Jealous of your own Partner: You are not alone!
12 Sep 2015
According to the oxford dictionary jealousy is defined as ‘feeling or showing an envious resentment of someone or their achievements, possessions, or perceived advantages’ or ‘feeling or showing a resentful suspicion that one’s partner is attracted to or involved with someone else’.
It is a negative emotion that is present in each one of us and is associated with fear, anxiety, perceived threat, inadequacy and insecurity. Jealousy can rock any marriage or relationship, it shakes the basic building block i.e. trust. In a survey conducted in the US one third of couple who sought marriage counselling complained of jealousy.
Occasional and mild jealousy can sometimes be good for a relationship. It keeps both the partners going and there are less chances of taking each other for granted. Jealousy also brings with it, passion in sexual relationships and excitement, which if occasional, can help in keeping it alive. Jealously can make someone look at their partner in awe and makes the other one feel more valued. However, when jealously controls a relationship and not you who controls jealousy things can go out of hand.
Facebook, twitter, watspp and the likes have a major role in lives and also our relationships. A considerable amount of our time is spent on social media either putting updates of your own or check out other people. Couples often find out about what is happening in their partners life through Facebook updates rather than them telling their partner about it. This can cause rifts and the feeling of being left out. A research in the area done by Dr Rusell Clayton, University of Missouri found that “conflict was much more likely to occur when the website was used excessively, because some people tended to jealously monitor their partner's activity or even to reconnect with ex-partners”. Keeping a track of your partners inbox and chat can make them feel stifled and can give rise to numerous conflicts in a relationship. Thus a vicious cycle which involves hiding or keeping things from your partner starts. This is absolutely unhealthy!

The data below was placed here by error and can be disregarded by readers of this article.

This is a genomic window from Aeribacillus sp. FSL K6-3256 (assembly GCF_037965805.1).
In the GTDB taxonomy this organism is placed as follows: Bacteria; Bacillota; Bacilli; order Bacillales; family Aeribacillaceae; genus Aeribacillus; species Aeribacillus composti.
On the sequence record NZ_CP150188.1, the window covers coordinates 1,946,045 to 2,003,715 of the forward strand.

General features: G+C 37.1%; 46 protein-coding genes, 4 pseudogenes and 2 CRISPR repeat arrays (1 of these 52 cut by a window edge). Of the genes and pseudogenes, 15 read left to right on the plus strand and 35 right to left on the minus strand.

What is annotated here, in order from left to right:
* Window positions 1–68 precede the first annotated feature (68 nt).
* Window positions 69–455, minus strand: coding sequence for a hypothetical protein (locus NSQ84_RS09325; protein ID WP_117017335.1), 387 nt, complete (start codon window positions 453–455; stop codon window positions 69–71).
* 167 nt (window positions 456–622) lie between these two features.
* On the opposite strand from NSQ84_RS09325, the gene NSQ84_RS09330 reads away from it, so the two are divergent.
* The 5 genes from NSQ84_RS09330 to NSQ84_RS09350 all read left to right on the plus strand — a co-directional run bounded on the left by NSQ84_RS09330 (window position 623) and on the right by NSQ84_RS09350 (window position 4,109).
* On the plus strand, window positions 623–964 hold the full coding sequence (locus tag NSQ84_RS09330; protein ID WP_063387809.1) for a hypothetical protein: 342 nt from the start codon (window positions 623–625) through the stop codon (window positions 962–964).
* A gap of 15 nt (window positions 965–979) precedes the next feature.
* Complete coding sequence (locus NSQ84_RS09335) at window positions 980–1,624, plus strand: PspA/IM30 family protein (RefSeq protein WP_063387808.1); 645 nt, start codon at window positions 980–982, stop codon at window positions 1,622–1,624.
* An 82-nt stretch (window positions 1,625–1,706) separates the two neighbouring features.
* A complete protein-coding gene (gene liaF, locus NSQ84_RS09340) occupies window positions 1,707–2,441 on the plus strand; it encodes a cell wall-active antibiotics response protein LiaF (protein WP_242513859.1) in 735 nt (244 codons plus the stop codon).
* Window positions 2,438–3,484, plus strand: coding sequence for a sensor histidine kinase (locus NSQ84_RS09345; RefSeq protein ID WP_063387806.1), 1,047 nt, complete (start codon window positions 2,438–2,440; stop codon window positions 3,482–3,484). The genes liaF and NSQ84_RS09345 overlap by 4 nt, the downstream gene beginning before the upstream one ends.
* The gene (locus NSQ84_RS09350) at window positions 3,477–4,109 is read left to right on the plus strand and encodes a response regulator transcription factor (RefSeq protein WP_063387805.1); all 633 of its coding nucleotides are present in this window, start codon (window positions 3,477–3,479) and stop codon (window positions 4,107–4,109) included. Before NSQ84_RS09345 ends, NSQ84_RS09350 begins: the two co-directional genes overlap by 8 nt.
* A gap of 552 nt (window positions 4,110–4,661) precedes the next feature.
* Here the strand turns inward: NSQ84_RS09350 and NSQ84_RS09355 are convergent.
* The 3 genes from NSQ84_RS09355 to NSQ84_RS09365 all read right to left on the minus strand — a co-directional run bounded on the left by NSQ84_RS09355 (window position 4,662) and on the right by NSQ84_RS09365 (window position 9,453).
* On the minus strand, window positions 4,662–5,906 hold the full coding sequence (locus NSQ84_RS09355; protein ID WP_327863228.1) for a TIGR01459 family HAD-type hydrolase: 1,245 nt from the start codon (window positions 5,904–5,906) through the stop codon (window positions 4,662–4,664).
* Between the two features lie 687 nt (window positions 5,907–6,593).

Rivalry in the professional front can make one jealous of the other. Women are professionally sounder than ever. Insecurity of being left behind in the race can make both partners jealous of each other. Instead of being happy and taking pride in the partner’s achievements there is an element of envy and resentment.
With men becoming more aware about the way they look and in the age of metrosexual man, often there is a comparison and competition on the way they look. The pride of having an attractive partner soon becomes a cause of inferiority developing into jealousy. A phenomenon that can be dangerous! Feeling of being unattractive can make one hyper vigilant towards how your partner perceives others of the opposite sex and giving way to suspicion. Gloom, disappointment, feeling of being betrayed are all reasons that can decay a relationship. Sometimes overfriendliness and flirtatiousness can also cause jealousy. According to Ambica (name changed) ‘My husband was very charismatic with his ways, flirtatious and has an attractive personality, exactly the reasons I fell for him. These are the exact reasons why I have now filed for a divorce’.
Jealousy in its extreme form can be unhealthy. It can make one obsessive, paranoid and hyper vigilant. Not a great space to be in! If you feel your jealousy is slowly becoming unhealthy and that it is the central thought that has completely over shadowed and overshadowed your relationship, it is time to work things out.
Here is what you can do:
·Communicate with your partner. Speak about things that make you insecure.
·Evaluate your own behaviour. Things that could lead to making your partner more suspicious.
·Making your partner feel valued, cared for and important. This will make them less insecure.
·Spending quality time with your partner.
If you feel jealousy is causing havoc in your life and it is uncontrollable do not shy away from professional help. You could take help from a marriage counsellor or a psychologist at ePsyClinic.com who could help you with this.
Just click the pink button on the left to know how to consult a relationship psychologist expert
Tags: #Jealousy #Spouse